Developers and investors have expressed interest in doing something with the Adult Community Building in Simcoe, even before Norfolk County has had a chance to throw the floor open to suggestions.
Brandon Sloan, Norfolk’s general manager of community development, shared the news with Norfolk council on July 13.
Sloan said some developers specialize in the re-development of old “brick-and-beam” industrial properties, adding the sprawling, 19th-century industrial complex on Pond Street is a classic example of the genre.
“We can start to build a contact list,” Sloan said. “We may need to look and dream as big as we can to meet as many of our objectives as we can.
“Let’s put this thing out there. Let’s put Simcoe and Norfolk County on the map.”
The Adult Community Building is the centrepiece of an ambitious plan to revitalize downtown Simcoe. The core has struggled for the past 20 years since the former Simcoe council opened the Queensway to new retail and commercial development.
The complex is on 3.6 acres of land that Norfolk owns along the west bank of the Lynn River between Argyle Street and Victoria Street.
The county’s vision for the land includes new housing and commercial and cultural activities. Developers wishing to partner with Norfolk County will have to ensure continued public access to the Lynn River waterfront along this 315-metre stretch.
In the area of housing, Sloan offered 1,000 as the number of new residents needed downtown to re-invigorate commercial activity. County planning policies adopted in recent years to facilitate this include rezoning derelict commercial properties for residential uses.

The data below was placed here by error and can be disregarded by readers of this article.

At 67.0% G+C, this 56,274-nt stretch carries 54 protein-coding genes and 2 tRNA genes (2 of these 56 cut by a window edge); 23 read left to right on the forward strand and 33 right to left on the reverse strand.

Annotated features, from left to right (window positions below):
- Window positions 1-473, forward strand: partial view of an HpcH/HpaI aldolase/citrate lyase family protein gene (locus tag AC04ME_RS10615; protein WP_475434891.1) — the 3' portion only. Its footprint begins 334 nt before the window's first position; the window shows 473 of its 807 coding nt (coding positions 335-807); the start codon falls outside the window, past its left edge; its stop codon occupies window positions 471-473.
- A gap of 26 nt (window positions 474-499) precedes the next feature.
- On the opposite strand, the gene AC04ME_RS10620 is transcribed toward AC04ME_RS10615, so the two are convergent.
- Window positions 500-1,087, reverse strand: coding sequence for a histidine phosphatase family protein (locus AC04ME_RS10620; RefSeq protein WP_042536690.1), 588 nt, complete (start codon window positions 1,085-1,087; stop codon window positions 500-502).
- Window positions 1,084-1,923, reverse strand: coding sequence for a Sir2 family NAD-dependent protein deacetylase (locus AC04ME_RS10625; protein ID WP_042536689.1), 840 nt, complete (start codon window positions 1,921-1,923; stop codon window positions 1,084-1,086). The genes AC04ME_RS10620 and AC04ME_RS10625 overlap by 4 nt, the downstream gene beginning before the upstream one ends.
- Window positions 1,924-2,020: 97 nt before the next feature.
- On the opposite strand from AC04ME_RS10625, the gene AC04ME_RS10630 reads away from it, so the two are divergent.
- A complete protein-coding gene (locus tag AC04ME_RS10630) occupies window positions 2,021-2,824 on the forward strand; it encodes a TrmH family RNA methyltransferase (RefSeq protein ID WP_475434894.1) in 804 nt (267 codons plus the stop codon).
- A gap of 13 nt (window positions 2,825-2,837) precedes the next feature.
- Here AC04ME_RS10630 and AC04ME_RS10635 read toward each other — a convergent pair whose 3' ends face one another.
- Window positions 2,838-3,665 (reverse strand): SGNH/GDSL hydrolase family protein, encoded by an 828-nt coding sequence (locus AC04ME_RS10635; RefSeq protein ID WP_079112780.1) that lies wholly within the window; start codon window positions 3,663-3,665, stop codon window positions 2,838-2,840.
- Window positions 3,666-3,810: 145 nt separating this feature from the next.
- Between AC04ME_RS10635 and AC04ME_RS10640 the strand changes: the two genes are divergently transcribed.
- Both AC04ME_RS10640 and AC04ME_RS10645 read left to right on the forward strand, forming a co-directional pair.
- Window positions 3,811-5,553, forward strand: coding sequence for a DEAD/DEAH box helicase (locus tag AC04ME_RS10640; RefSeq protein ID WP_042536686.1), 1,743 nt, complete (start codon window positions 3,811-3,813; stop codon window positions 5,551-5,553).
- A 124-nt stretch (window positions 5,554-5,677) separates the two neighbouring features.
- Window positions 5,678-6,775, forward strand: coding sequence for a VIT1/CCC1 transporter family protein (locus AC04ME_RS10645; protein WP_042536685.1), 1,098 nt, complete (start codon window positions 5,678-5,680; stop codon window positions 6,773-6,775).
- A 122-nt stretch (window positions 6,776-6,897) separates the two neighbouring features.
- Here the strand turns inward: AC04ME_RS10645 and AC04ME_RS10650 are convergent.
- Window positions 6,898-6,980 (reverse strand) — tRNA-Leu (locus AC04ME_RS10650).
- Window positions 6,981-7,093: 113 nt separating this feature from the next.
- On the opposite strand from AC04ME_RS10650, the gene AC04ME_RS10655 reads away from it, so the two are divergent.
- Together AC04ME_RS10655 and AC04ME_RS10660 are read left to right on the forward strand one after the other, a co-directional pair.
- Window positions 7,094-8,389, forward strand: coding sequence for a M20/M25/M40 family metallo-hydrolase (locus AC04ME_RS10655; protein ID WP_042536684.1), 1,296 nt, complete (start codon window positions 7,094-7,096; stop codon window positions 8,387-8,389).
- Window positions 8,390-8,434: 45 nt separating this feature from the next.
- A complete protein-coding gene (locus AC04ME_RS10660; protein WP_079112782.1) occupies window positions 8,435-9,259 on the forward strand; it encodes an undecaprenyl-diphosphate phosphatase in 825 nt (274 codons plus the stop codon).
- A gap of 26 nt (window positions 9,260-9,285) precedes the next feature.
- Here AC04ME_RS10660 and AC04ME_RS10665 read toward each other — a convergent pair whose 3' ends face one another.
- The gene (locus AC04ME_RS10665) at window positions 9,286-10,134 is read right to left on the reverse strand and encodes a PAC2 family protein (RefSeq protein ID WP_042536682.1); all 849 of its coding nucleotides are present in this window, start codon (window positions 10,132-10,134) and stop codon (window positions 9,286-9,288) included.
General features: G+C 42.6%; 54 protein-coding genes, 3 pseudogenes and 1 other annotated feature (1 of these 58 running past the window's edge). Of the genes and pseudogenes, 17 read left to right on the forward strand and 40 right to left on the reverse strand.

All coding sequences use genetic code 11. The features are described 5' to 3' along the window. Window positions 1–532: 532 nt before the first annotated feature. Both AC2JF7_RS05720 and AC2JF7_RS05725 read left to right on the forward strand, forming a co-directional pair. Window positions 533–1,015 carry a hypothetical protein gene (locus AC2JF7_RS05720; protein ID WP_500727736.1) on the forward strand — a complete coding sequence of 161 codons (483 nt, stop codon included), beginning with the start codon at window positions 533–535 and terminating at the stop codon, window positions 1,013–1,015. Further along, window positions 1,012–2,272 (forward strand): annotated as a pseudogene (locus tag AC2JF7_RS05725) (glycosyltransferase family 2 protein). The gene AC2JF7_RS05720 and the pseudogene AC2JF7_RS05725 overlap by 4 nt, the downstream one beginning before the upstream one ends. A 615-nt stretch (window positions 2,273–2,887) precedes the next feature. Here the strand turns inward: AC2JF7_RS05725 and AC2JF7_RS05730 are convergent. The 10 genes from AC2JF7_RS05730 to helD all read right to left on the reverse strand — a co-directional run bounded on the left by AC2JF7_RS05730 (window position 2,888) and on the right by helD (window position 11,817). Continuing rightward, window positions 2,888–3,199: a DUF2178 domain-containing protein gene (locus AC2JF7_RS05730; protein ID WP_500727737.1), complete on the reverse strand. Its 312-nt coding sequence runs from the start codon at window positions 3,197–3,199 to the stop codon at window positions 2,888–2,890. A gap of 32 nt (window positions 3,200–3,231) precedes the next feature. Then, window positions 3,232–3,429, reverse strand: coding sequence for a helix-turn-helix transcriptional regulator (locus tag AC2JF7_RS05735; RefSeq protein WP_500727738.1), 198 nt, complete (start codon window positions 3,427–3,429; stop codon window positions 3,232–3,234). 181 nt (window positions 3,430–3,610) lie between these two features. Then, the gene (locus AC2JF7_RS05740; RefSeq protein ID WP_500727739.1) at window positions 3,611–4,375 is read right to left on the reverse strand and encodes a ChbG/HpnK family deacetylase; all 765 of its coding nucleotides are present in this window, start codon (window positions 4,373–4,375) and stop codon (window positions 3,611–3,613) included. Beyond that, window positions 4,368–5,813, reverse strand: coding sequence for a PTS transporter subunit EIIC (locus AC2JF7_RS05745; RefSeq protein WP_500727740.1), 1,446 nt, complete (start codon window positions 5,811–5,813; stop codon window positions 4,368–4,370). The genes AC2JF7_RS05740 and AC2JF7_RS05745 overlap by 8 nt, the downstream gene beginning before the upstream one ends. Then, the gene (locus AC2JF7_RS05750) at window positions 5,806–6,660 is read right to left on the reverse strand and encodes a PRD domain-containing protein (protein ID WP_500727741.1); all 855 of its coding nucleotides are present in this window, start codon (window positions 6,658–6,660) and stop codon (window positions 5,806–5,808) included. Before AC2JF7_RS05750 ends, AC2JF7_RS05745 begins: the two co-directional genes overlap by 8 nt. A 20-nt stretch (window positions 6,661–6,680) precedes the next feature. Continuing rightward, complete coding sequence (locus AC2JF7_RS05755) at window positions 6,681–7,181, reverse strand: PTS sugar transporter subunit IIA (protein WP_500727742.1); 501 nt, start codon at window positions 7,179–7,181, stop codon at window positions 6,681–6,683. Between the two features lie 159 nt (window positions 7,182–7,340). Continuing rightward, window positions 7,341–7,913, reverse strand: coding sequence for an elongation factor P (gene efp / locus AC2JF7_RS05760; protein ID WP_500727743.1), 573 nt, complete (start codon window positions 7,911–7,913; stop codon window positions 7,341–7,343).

Graphic artist Robert Judd of Waterford has been working with the county and commercial stakeholders downtown on a new vision for the Lynn River.
In a presentation to council on July 13, Judd said the project is important to him because he grew up in Simcoe in the area of the Wellington Park system.
“The parks were the talk of every tourist,” Judd recalled. “It was a lovely little town.”
Responding to reports that the Adult Community Building will need nearly $2 million in upgrades over the next 10 years, Judd spoke emphatically about the property as a solid county asset.
“Don’t tear it down,” he said. “Don’t disturb the ground. Don’t wreck the river. And, for sure, don’t sell it off. We need the waterfront. The river needs to remain as it is, with continued public access.”
Mayor Kristal Chopp assured Judd and the community that Norfolk has no plans to demolish the Adult Community Building. She said the complex is an asset despite its age and deterioration.
“We recognize it is such a gem for Simcoe,” the mayor said. “It’s a beautiful old building with a lot of potential.”
In his conceptual drawings, Judd includes a pedestrian bridge over the Lynn River connecting the Lynn Valley Trail along the east bank with a rejuvenated Adult Community Building. This, he said, would help generate additional foot traffic in the core.
Following the discussion, council approved a staff recommendation to invite “expressions-of-interest” from investors and developers willing to work with the county. Council will receive an update on the response in the fall.